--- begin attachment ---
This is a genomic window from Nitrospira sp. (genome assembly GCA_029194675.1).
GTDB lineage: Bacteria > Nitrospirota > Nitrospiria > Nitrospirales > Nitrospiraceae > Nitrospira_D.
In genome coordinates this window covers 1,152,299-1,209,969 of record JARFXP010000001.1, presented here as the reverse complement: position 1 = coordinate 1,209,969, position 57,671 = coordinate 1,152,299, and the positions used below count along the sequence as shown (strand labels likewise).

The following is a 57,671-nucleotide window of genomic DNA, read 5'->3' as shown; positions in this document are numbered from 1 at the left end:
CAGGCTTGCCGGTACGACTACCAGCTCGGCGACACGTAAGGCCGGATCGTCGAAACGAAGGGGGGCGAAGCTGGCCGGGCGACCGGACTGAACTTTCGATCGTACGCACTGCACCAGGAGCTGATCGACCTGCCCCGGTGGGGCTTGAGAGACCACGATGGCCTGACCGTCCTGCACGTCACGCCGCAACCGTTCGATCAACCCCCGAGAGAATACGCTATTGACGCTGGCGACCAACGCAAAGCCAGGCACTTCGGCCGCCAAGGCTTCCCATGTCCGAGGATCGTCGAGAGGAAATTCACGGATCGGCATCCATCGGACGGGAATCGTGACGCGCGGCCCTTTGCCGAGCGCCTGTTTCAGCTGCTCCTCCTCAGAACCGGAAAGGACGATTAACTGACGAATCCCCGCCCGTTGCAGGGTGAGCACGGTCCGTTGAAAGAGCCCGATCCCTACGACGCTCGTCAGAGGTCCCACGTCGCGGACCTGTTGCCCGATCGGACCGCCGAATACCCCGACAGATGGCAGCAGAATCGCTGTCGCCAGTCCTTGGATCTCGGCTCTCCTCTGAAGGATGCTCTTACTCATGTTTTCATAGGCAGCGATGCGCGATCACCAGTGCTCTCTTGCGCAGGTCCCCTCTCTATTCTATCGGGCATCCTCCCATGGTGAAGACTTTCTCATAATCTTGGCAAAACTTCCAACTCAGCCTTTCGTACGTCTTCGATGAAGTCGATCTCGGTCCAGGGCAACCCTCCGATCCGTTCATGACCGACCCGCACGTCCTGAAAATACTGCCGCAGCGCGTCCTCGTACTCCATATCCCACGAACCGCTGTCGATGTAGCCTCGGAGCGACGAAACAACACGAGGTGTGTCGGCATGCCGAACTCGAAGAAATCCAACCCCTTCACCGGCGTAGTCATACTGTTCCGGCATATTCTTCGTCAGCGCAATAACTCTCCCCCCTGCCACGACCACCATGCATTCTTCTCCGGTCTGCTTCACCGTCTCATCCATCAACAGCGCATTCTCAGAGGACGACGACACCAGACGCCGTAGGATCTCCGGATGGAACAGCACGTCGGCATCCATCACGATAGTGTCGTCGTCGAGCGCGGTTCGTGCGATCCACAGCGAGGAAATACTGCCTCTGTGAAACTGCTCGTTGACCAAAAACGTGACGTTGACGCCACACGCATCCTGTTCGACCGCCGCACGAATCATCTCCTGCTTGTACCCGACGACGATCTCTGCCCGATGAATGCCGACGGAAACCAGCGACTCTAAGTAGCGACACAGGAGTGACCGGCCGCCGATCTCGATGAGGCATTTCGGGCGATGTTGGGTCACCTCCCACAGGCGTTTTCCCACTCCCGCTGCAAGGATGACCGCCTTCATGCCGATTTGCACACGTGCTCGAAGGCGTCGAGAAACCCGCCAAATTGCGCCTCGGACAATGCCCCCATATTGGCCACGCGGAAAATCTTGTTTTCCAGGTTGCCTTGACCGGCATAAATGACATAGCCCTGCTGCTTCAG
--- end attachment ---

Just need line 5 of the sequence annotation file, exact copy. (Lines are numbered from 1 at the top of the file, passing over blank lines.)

CAGGCTTGCCGGTACGACTACCAGCTCGGCGACACGTAAGGCCGGATCGTCGAAACGAAGGGGGGCGAAGCTGGCCGGGCGACCGGACTGAACTTTCGATCGTACGCACTGCACCAGGAGCTGATCGACCTGCCCCGGTGGGGCTTGAGAGACCACGATGGCCTGACCGTCCTGCACGTCACGCCGCAACCGTTCGATCAACCCCCGAGAGAATACGCTATTGACGCTGGCGACCAACGCAAAGCCAGGCACTTCGGCCGCCAAGGCTTCCCATGTCCGAGGATCGTCGAGAGGAAATTCACGGATCGGCATCCATCGGACGGGAATCGTGACGCGCGGCCCTTTGCCGAGCGCCTGTTTCAGCTGCTCCTCCTCAGAACCGGAAAGGACGATTAACTGACGAATCCCCGCCCGTTGCAGGGTGAGCACGGTCCGTTGAAAGAGCCCGATCCCTACGACGCTCGTCAGAGGTCCCACGTCGCGGACCTGTTGCCCGATCGGACCGCCGAATACCCCGACAGATGGCAGCAGAATCGCTGTCGCCAGTCCTTGGATCTCGGCTCTCCTCTGAAGGATGCTCTTACTCATGTTTTCATAGGCAGCGATGCGCGATCACCAGTGCTCTCTTGCGCAGGTCCCCTCTCTATTCTATCGGGCATCCTCCCATGGTGAAGACTTTCTCATAATCTTGGCAAAACTTCCAACTCAGCCTTTCGTACGTCTTCGATGAAGTCGATCTCGGTCCAGGGCAACCCTCCGATCCGTTCATGACCGACCCGCACGTCCTGAAAATACTGCCGCAGCGCGTCCTCGTACTCCATATCCCACGAACCGCTGTCGATGTAGCCTCGGAGCGACGAAACAACACGAGGTGTGTCGGCATGCCGAACTCGAAGAAATCCAACCCCTTCACCGGCGTAGTCATACTGTTCCGGCATATTCTTCGTCAGCGCAATAACTCTCCCCCCTGCCACGACCACCATGCATTCTTCTCCGGTCTGCTTCACCGTCTCATCCATCAACAGCGCATTCTCAGAGGACGACGACACCAGACGCCGTAGGATCTCCGGATGGAACAGCACGTCGGCATCCATCACGATAGTGTCGTCGTCGAGCGCGGTTCGTGCGATCCACAGCGAGGAAATACTGCCTCTGTGAAACTGCTCGTTGACCAAAAACGTGACGTTGACGCCACACGCATCCTGTTCGACCGCCGCACGAATCATCTCCTGCTTGTACCCGACGACGATCTCTGCCCGATGAATGCCGACGGAAACCAGCGACTCTAAGTAGCGACACAGGAGTGACCGGCCGCCGATCTCGATGAGGCATTTCGGGCGATGTTGGGTCACCTCCCACAGGCGTTTTCCCACTCCCGCTGCAAGGATGACCGCCTTCATGCCGATTTGCACACGTGCTCGAAGGCGTCGAGAAACCCGCCAAATTGCGCCTCGGACAATGCCCCCATATTGGCCACGCGGAAAATCTTGTTTTCCAGGTTGCCTTGACCGGCATAAATGACATAGCCCTGCTGCTTCAG